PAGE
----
KENNEWICK -- Joe Hunt doesn't seem like a guy in a hurry. He speaks at a relaxed pace, moves with a comfortable gait. His demeanor is anything but twitchy.
But put the kid in football pads, line him up at defensive end and snap the ball, and everything changes. The casual camouflage strips away, and Hunt becomes the hunter.
Or, as Kamiakin's standout senior lineman put it, "You light your hair on fire and go."
Hunt's stellar play at defensive end spearheaded a Braves defense that once again put the rest of the CBBN 3A in a headlock and made it cry "Uncle!"
He averaged more than 10 tackles a game and has nine sacks -- a sizable number considering only three teams in the league threw for more than 1,200 yards, and one of them was his.
For his efforts, Hunt was named CBBN 3A Defensive Player of the Year last week, fulfilling a promise he made to his teammates after last season's 38-0 loss to Bellevue in the state championship game.
The big surprise, though, was when Hunt also was named Offensive Lineman of the Year in his first full season starting on that side of the ball.
"I was stunned," he said upon hearing the news. "I didn't really know what to think or say. I texted coach back, 'Are you for real?' I was so happy and so thankful to my teammates for allowing me to do that."
"It's amazing what he's done," Kamiakin head coach Scott Biglin said. "But by all means, I'm not surprised. I think it's a testament to him and how hard he works."
Now, think of a guy who is Offensive Lineman of the Year and Defensive Player of the Year, and you're probably thinking of some big, athletic 250-pounder.
Hunt is athletic, all right, but at 6-foot-3 and 215 pounds, appears more lanky than intimidating out of his pads.
Speed, though, is the great equalizer.
"Getting off the ball quick -- I was taught that since I was a little kid," Hunt said. "As soon as the ball moves, jump."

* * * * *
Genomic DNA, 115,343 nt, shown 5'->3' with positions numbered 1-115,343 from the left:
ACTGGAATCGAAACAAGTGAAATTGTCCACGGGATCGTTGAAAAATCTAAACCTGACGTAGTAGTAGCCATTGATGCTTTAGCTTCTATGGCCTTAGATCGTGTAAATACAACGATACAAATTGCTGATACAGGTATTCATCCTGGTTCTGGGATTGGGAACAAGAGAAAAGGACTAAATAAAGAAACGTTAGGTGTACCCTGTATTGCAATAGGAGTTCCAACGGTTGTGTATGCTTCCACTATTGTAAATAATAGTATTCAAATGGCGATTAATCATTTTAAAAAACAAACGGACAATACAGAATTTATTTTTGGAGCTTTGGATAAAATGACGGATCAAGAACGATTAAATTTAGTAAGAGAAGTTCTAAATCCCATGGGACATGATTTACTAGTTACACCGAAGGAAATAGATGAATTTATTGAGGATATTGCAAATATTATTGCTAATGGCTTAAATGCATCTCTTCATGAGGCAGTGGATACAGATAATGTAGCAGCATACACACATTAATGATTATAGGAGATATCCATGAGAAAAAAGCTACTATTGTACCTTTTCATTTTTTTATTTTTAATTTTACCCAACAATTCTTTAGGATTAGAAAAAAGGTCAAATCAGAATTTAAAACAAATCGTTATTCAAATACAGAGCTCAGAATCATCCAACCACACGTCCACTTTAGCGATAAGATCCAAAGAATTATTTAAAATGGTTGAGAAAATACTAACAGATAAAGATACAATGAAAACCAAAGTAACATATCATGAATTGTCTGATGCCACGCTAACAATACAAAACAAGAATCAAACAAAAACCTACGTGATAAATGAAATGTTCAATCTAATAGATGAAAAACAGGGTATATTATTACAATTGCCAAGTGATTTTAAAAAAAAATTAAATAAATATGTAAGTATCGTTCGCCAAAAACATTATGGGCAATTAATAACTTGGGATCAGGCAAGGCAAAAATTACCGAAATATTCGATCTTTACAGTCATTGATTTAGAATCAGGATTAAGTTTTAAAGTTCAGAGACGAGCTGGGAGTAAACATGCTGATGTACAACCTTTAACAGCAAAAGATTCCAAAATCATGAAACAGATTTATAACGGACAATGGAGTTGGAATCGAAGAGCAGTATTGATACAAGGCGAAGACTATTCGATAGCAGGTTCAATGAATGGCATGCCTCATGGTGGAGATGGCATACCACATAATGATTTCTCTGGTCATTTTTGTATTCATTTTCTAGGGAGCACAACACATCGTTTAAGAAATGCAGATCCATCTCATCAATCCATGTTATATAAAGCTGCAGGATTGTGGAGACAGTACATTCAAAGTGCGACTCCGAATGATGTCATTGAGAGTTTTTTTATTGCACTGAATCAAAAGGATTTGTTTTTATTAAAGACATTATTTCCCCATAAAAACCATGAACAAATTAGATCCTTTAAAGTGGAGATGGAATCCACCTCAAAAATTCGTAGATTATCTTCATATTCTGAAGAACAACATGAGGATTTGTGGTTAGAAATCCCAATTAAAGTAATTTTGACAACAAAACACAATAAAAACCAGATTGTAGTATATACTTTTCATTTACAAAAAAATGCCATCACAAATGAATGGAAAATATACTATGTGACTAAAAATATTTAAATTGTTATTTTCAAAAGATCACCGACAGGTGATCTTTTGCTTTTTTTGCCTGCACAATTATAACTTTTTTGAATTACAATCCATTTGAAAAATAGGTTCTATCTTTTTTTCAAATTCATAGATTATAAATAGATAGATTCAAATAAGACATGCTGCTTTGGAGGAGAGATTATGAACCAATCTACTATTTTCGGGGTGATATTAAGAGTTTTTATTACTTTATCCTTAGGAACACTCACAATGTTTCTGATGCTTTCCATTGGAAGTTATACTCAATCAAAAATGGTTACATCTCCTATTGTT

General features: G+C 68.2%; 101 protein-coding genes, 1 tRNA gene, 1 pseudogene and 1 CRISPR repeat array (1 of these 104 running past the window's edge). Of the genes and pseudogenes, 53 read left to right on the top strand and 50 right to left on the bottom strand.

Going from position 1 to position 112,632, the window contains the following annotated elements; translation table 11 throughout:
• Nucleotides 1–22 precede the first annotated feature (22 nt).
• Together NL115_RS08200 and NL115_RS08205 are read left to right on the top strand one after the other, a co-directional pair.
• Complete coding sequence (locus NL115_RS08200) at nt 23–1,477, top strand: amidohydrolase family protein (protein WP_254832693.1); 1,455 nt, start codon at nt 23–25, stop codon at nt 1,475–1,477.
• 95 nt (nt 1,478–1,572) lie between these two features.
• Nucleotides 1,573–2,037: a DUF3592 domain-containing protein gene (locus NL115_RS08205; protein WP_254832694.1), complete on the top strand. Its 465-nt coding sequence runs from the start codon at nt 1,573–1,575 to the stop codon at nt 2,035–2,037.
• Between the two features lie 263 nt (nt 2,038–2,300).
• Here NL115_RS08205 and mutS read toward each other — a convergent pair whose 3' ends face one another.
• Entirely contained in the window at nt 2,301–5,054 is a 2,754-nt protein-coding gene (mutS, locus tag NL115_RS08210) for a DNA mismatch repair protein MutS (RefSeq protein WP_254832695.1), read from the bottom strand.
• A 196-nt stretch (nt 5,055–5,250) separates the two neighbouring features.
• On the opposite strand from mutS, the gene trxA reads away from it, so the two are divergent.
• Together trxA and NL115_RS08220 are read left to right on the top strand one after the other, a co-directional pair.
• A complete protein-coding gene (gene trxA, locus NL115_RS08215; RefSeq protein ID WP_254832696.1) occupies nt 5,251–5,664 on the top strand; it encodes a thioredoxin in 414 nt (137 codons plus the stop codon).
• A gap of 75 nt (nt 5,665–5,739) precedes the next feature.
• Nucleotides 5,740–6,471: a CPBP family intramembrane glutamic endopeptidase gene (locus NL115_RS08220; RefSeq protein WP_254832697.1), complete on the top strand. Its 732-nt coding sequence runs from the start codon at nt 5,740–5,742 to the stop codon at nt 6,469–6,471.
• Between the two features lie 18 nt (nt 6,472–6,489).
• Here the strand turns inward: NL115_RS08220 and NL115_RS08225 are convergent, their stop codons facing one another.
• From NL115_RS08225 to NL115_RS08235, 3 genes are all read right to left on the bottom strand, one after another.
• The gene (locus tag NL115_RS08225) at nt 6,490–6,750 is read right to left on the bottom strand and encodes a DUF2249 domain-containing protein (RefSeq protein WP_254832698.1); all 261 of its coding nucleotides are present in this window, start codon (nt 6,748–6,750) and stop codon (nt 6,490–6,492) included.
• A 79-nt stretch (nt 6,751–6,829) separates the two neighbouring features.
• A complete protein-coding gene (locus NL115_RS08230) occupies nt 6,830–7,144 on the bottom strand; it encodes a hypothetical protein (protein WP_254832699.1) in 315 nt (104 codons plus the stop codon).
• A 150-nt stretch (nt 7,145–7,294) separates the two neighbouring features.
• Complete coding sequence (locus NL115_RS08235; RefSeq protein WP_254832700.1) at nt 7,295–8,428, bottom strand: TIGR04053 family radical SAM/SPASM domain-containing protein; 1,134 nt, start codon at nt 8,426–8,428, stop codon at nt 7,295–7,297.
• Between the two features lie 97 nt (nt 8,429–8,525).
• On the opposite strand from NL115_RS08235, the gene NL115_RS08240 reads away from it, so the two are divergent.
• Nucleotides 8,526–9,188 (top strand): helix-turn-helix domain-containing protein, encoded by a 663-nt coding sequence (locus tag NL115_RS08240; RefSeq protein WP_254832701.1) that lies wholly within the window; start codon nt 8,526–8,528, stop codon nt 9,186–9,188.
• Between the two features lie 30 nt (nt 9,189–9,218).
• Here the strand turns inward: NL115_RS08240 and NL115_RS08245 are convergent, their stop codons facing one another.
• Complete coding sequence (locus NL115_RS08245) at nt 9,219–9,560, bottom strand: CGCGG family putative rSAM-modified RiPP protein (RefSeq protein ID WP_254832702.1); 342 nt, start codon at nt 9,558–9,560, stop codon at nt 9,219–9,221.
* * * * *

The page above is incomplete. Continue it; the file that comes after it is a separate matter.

A three-year starter, Hunt draws a lot of comparisons to former teammate Jon Allen, another undersized guy who played on the opposite end and was named Defensive Player of the Year last season.
"When I was a sophomore, I gave up on plays to the other side," Hunt said. "What I learned from Johnny is you can always make a play. I've learned this year, don't take plays off."
His ability to pursue all over the field makes him something of a defensive end/safety, on those rare occasions a runner breaks through the Red Brick Wall that is Kamiakin's defense.
"He's a special kid," said defensive coordinator Tim Maher, who has coached Kamiakin's defense for 32 seasons. "He's fast-twitch, got hops. He hustles from snap to whistle as hard as any athlete that's played here at Kamiakin."
What do his teammates think of Hunt? They're glad he's on their side, especially quarterback Jason Hutchison.
"We'd probably go away from his side," he said of having to face Hunt.
The Braves (12-0) are right back where they want to be, facing Bellevue (12-0) again in Saturday's state semifinal game at Lampson Stadium.
It's a game Hunt has waited to play since the final horn sounded last season at the Tacoma Dome.
"This whole season is about getting back to Bellevue. We want the rematch with them," he said. "Everything that could go wrong, went wrong. This year, if we play a clean game, we can show Bellevue that we belong with the best teams in the state."
* Kevin Anthony: 509-582-1403; email@example.com